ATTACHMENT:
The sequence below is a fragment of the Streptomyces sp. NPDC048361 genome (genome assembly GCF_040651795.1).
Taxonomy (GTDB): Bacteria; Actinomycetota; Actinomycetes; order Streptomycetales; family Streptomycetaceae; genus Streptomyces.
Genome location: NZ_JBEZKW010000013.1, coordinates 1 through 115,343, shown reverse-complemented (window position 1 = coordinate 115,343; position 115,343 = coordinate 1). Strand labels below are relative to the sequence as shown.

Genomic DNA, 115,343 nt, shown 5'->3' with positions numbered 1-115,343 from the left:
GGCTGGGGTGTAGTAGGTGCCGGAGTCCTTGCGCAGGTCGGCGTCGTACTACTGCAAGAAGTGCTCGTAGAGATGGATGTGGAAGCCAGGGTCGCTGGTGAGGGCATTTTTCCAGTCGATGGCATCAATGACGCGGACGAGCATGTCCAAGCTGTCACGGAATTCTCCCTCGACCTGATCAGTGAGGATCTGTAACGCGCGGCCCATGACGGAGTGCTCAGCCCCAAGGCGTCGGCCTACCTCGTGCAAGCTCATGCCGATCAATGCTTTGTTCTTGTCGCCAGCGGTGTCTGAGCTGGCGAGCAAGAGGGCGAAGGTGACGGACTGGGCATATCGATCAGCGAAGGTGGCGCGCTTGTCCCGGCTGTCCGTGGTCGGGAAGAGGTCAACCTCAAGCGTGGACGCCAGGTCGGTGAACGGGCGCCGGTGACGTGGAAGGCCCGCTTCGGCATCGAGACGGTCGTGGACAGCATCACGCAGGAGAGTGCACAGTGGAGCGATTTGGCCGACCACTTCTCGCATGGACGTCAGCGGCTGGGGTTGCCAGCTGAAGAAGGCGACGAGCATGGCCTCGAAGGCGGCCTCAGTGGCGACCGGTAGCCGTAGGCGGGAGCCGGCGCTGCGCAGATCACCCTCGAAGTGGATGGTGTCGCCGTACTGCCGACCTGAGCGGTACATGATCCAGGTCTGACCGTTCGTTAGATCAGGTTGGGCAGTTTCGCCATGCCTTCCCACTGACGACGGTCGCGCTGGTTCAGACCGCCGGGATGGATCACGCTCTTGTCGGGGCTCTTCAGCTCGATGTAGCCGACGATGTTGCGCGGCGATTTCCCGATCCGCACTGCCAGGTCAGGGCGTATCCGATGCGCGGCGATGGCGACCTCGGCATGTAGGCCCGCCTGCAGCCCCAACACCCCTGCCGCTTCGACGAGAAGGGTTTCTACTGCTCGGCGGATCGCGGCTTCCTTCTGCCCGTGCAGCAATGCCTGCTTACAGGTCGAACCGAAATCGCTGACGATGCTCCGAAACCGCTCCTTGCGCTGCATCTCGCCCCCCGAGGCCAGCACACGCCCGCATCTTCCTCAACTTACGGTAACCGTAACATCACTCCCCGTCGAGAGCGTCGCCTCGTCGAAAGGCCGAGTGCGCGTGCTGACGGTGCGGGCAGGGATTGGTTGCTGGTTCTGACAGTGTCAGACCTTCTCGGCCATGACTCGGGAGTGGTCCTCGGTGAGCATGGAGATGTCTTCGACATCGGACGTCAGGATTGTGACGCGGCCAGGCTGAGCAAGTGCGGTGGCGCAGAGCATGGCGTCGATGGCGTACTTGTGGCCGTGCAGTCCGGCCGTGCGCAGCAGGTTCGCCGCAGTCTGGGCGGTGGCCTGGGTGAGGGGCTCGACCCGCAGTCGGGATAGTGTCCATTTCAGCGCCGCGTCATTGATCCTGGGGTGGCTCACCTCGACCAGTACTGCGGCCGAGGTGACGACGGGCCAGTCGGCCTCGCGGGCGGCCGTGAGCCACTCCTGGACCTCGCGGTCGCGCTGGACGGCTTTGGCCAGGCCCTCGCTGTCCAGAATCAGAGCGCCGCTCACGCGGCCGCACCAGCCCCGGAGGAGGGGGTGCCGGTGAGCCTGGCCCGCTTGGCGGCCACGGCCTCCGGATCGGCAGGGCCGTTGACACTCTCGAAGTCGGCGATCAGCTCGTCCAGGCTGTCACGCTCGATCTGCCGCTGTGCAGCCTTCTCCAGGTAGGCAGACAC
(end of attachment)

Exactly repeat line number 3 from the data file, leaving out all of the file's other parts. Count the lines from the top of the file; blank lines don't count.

Genome location: NZ_JBEZKW010000013.1, coordinates 1 through 115,343, shown reverse-complemented (window position 1 = coordinate 115,343; position 115,343 = coordinate 1). Strand labels below are relative to the sequence as shown.